Ranking players at each position can be entertaining, but making an ultimate lineup for each division might just be better. If the five NL East teams combined, this might be the unit they roll out: the All-NL East Lineup.
Catcher: J.T. Realmuto, Philadelphia Phillies
Realmuto had another solid season with the Phillies in 2021. He made his third consecutive All-Star team, posting an OPS+ of 110 or better for the fifth time in six seasons. Realmuto hit 17 home runs and 25 doubles across 134 games en route to a .263/.343/.439 triple slash. He posted a career-best walk rate, and he is still one of the better defensive catchers in the Majors. He had an inconsistent season at the plate, but he has no real competition in the division.
First Base: Matt Olson, Atlanta Braves
Olson has the tough task of following a club legend in Freddie Freeman, but he might be the correct man for the job. In six seasons with the Oakland Athletics, Olson won a pair of Gold Gloves, made the 2021 All-Star team, and received MVP votes twice. He slashed .252/.348/.511 en route to an OPS+ of 134. He is coming off the best season of his career, roping 39 home runs and drawing 88 walks. Olson posted an OPS+ of 153 and 5.8 bWAR.
The most interesting trend in Olson’s career is nearly cutting his strikeout rate in half from 2020 to 2021. If the trend continues, he might walk more than he strikes out.
Second Base: Ozzie Albies, Atlanta Braves
Albies is a one-of-a-kind hitter. While he does have a high home run rate, he swings so much that he strikes out and walks less than the average hitter. Albies swung at 56.8% of pitches seen in 2021, nearly 10% higher than the average hitter. Despite this, Albies ranked in the 82nd percentile in barrel percentage. His approach means the results can be as volatile as any hitter in baseball, but Albies always finds a way to 40 doubles, a handful of triples, and 20-plus home runs.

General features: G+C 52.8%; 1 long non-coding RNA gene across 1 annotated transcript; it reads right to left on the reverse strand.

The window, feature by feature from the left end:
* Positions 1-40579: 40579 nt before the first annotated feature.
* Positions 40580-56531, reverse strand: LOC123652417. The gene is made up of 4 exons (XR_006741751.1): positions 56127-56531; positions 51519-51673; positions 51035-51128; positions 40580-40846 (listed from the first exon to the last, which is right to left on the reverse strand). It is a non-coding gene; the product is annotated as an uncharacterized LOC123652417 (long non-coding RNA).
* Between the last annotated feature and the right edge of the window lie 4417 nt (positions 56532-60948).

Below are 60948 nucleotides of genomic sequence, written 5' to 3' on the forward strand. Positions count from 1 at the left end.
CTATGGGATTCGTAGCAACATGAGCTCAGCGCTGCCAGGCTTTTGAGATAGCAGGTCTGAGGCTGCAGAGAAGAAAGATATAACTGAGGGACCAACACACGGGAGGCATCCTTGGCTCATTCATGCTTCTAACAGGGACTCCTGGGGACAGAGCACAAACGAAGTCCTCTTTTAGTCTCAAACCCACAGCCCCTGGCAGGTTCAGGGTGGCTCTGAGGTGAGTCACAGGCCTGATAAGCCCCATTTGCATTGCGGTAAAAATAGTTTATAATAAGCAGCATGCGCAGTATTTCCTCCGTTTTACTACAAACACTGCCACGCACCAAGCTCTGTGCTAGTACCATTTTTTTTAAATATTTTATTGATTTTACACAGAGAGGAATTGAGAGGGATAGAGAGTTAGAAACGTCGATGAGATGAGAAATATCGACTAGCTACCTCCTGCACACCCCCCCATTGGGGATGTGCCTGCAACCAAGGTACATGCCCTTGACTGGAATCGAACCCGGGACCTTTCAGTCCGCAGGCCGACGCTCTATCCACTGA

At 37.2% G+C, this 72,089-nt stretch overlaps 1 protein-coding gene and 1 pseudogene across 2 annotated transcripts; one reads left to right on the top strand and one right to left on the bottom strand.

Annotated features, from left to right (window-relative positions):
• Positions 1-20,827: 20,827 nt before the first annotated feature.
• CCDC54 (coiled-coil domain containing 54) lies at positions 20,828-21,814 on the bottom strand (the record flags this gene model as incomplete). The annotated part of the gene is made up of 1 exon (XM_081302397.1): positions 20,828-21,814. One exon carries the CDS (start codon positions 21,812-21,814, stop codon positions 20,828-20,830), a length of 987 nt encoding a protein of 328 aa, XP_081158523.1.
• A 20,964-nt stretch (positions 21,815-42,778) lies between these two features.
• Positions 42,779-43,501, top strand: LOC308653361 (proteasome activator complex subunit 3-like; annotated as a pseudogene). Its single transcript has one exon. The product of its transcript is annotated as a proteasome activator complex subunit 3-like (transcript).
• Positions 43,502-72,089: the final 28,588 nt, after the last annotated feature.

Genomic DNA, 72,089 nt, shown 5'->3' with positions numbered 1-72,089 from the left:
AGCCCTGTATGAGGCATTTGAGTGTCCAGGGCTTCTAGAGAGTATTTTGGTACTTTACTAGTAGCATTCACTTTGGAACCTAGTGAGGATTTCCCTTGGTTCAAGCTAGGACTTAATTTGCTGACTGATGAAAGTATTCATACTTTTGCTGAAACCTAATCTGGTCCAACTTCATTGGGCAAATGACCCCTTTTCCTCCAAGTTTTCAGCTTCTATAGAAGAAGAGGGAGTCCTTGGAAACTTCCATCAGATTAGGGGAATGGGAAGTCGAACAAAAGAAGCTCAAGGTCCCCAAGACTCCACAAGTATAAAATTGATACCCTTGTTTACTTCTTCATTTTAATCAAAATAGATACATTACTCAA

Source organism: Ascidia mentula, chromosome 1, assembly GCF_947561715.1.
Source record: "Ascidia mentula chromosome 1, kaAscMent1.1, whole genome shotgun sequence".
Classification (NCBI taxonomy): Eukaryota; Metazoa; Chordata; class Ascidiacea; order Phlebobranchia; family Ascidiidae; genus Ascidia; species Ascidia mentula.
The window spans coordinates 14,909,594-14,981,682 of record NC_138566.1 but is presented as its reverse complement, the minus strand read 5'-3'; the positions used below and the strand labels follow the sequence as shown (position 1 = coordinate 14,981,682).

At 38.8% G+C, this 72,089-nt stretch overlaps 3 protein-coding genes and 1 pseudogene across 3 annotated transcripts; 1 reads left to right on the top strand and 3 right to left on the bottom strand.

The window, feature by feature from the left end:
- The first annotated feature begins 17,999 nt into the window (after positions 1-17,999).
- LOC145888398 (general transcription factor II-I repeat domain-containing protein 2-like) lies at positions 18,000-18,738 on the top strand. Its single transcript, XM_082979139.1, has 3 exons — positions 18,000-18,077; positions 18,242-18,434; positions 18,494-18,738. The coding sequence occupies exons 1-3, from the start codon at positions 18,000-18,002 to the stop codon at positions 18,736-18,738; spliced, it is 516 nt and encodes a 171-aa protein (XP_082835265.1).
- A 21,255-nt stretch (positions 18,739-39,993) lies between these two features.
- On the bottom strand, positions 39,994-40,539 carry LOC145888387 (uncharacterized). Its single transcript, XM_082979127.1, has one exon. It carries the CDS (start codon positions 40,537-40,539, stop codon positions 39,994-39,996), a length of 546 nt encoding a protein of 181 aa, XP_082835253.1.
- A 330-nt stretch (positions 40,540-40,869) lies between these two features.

Albies is a switch-hitter, but he has a career OPS that is 200 points higher as a righty (versus lefties) compared to his stats as a lefty (versus righties). In six right-versus-right plate appearances in 2021, Albies hit a pair of home runs and drew a walk.
Third Base: Austin Riley, Atlanta Braves
After two below-average MLB seasons, Riley was a monster in 2021. He slashed .303/.367/.531 en route to a seventh-place finish in MVP voting. He tacked on a Silver Slugger and All-MLB selection as well. Riley still strikes out far too often, but his quality of contact improved dramatically. He saw increases across the board in expected batting average, expected slugging percentage, and xwOBA. Riley might not hit .300 again in 2022, but he has almost certainly left the days of batting below .240 behind him.
Riley’s defensive metrics are one of the weirder sights in baseball. He posted +6 total zone and +13 DRS, but Baseball Savant rewarded him with -6 OAA.
Shortstop: Francisco Lindor, New York Mets
Lindor struggled for much of 2021, but he began to turn his season around late in the year. In the first half of the season, Lindor had an OPS below .700. In the second half, he had an OPS of .813. Despite his offensive struggles, Lindor continued to be one of the best defensive shortstops in baseball, ranking in the 100th percentile in OAA. He might not post a .856 OPS as he had in his final three full seasons in Cleveland, but Lindor will rebound.
Lindor posted a career-best 11.1% walk rate. He had the lowest chase rate of his career.
Left Field: Juan Soto, Washington Nationals